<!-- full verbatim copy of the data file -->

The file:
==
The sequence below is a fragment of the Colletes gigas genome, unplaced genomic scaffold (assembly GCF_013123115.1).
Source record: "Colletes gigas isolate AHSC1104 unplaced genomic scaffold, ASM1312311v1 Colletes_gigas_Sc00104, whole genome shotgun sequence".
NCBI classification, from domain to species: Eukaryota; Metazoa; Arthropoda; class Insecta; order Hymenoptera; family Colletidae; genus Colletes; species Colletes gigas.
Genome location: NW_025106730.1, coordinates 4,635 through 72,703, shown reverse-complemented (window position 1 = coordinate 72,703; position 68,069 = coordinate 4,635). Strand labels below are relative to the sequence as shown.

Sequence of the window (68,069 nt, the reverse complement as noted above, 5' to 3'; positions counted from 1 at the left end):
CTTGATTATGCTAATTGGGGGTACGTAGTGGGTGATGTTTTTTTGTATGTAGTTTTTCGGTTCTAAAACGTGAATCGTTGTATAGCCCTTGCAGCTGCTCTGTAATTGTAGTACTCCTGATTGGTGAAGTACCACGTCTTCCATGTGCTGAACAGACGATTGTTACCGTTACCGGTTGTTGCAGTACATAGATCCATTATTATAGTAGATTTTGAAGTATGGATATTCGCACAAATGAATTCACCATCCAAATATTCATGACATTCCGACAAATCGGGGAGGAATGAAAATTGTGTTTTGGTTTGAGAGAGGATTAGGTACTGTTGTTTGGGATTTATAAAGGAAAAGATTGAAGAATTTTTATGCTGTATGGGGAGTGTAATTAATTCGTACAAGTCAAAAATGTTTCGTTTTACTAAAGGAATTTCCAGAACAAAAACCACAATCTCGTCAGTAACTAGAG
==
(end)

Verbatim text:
The sequence below is a fragment of the Colletes gigas genome, unplaced genomic scaffold (assembly GCF_013123115.1).
Source record: "Colletes gigas isolate AHSC1104 unplaced genomic scaffold, ASM1312311v1 Colletes_gigas_Sc00104, whole genome shotgun sequence".
NCBI classification, from domain to species: Eukaryota; Metazoa; Arthropoda; class Insecta; order Hymenoptera; family Colletidae; genus Colletes; species Colletes gigas.
Genome location: NW_025106730.1, coordinates 4,635 through 72,703, shown reverse-complemented (window position 1 = coordinate 72,703; position 68,069 = coordinate 4,635). Strand labels below are relative to the sequence as shown.

Sequence of the window (68,069 nt, the reverse complement as noted above, 5' to 3'; positions counted from 1 at the left end):
CTTGATTATGCTAATTGGGGGTACGTAGTGGGTGATGTTTTTTTGTATGTAGTTTTTCGGTTCTAAAACGTGAATCGTTGTATAGCCCTTGCAGCTGCTCTGTAATTGTAGTACTCCTGATTGGTGAAGTACCACGTCTTCCATGTGCTGAACAGACGATTGTTACCGTTACCGGTTGTTGCAGTACATAGATCCATTATTATAGTAGATTTTGAAGTATGGATATTCGCACAAATGAATTCACCATCCAAATATTCATGACATTCCGACAAATCGGGGAGGAATGAAAATTGTGTTTTGGTTTGAGAGAGGATTAGGTACTGTTGTTTGGGATTTATAAAGGAAAAGATTGAAGAATTTTTATGCTGTATGGGGAGTGTAATTAATTCGTACAAGTCAAAAATGTTTCGTTTTACTAAAGGAATTTCCAGAACAAAAACCACAATCTCGTCAGTAACTAGAG